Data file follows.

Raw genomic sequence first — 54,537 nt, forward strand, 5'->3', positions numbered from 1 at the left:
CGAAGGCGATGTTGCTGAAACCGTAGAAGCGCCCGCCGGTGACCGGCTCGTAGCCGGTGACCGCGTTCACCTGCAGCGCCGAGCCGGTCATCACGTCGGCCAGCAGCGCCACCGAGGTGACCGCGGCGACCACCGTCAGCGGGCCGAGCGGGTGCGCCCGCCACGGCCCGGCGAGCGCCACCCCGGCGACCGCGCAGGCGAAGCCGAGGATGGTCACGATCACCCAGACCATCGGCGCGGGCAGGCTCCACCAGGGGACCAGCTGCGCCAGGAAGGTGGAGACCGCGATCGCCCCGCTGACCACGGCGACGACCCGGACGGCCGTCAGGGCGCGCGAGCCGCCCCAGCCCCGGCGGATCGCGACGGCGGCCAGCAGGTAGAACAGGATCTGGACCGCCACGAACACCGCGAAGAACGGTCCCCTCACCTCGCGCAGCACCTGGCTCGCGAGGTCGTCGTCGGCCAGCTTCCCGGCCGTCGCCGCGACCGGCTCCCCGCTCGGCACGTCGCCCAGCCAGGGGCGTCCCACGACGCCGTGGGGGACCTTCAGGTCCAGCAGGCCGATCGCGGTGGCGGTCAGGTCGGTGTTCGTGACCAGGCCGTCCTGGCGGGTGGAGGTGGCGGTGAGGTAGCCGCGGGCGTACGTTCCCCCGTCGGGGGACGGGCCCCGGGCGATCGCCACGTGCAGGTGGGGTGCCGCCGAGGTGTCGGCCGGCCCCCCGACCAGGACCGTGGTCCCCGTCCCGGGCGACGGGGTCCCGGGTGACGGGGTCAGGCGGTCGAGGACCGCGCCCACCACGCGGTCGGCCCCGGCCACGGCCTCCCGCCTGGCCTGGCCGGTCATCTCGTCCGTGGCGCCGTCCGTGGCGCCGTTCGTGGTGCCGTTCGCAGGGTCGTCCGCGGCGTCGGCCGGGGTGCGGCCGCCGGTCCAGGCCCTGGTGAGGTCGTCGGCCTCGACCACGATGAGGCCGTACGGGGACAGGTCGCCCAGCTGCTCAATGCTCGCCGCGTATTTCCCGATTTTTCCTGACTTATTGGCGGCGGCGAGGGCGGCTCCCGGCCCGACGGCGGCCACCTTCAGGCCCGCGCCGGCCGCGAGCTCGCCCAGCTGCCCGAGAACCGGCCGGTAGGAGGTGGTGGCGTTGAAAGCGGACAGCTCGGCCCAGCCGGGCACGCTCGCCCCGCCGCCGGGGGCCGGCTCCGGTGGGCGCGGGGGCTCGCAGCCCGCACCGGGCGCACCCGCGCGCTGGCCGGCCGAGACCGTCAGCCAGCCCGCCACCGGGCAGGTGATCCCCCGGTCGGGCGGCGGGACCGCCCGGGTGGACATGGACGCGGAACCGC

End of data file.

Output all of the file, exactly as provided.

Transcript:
Raw genomic sequence first — 54,537 nt, forward strand, 5'->3', positions numbered from 1 at the left:
CGAAGGCGATGTTGCTGAAACCGTAGAAGCGCCCGCCGGTGACCGGCTCGTAGCCGGTGACCGCGTTCACCTGCAGCGCCGAGCCGGTCATCACGTCGGCCAGCAGCGCCACCGAGGTGACCGCGGCGACCACCGTCAGCGGGCCGAGCGGGTGCGCCCGCCACGGCCCGGCGAGCGCCACCCCGGCGACCGCGCAGGCGAAGCCGAGGATGGTCACGATCACCCAGACCATCGGCGCGGGCAGGCTCCACCAGGGGACCAGCTGCGCCAGGAAGGTGGAGACCGCGATCGCCCCGCTGACCACGGCGACGACCCGGACGGCCGTCAGGGCGCGCGAGCCGCCCCAGCCCCGGCGGATCGCGACGGCGGCCAGCAGGTAGAACAGGATCTGGACCGCCACGAACACCGCGAAGAACGGTCCCCTCACCTCGCGCAGCACCTGGCTCGCGAGGTCGTCGTCGGCCAGCTTCCCGGCCGTCGCCGCGACCGGCTCCCCGCTCGGCACGTCGCCCAGCCAGGGGCGTCCCACGACGCCGTGGGGGACCTTCAGGTCCAGCAGGCCGATCGCGGTGGCGGTCAGGTCGGTGTTCGTGACCAGGCCGTCCTGGCGGGTGGAGGTGGCGGTGAGGTAGCCGCGGGCGTACGTTCCCCCGTCGGGGGACGGGCCCCGGGCGATCGCCACGTGCAGGTGGGGTGCCGCCGAGGTGTCGGCCGGCCCCCCGACCAGGACCGTGGTCCCCGTCCCGGGCGACGGGGTCCCGGGTGACGGGGTCAGGCGGTCGAGGACCGCGCCCACCACGCGGTCGGCCCCGGCCACGGCCTCCCGCCTGGCCTGGCCGGTCATCTCGTCCGTGGCGCCGTCCGTGGCGCCGTTCGTGGTGCCGTTCGCAGGGTCGTCCGCGGCGTCGGCCGGGGTGCGGCCGCCGGTCCAGGCCCTGGTGAGGTCGTCGGCCTCGACCACGATGAGGCCGTACGGGGACAGGTCGCCCAGCTGCTCAATGCTCGCCGCGTATTTCCCGATTTTTCCTGACTTATTGGCGGCGGCGAGGGCGGCTCCCGGCCCGACGGCGGCCACCTTCAGGCCCGCGCCGGCCGCGAGCTCGCCCAGCTGCCCGAGAACCGGCCGGTAGGAGGTGGTGGCGTTGAAAGCGGACAGCTCGGCCCAGCCGGGCACGCTCGCCCCGCCGCCGGGGGCCGGCTCCGGTGGGCGCGGGGGCTCGCAGCCCGCACCGGGCGCACCCGCGCGCTGGCCGGCCGAGACCGTCAGCCAGCCCGCCACCGGGCAGGTGATCCCCCGGTCGGGCGGCGGGACCGCCCGGGTGGACATGGACGCGGAACCGC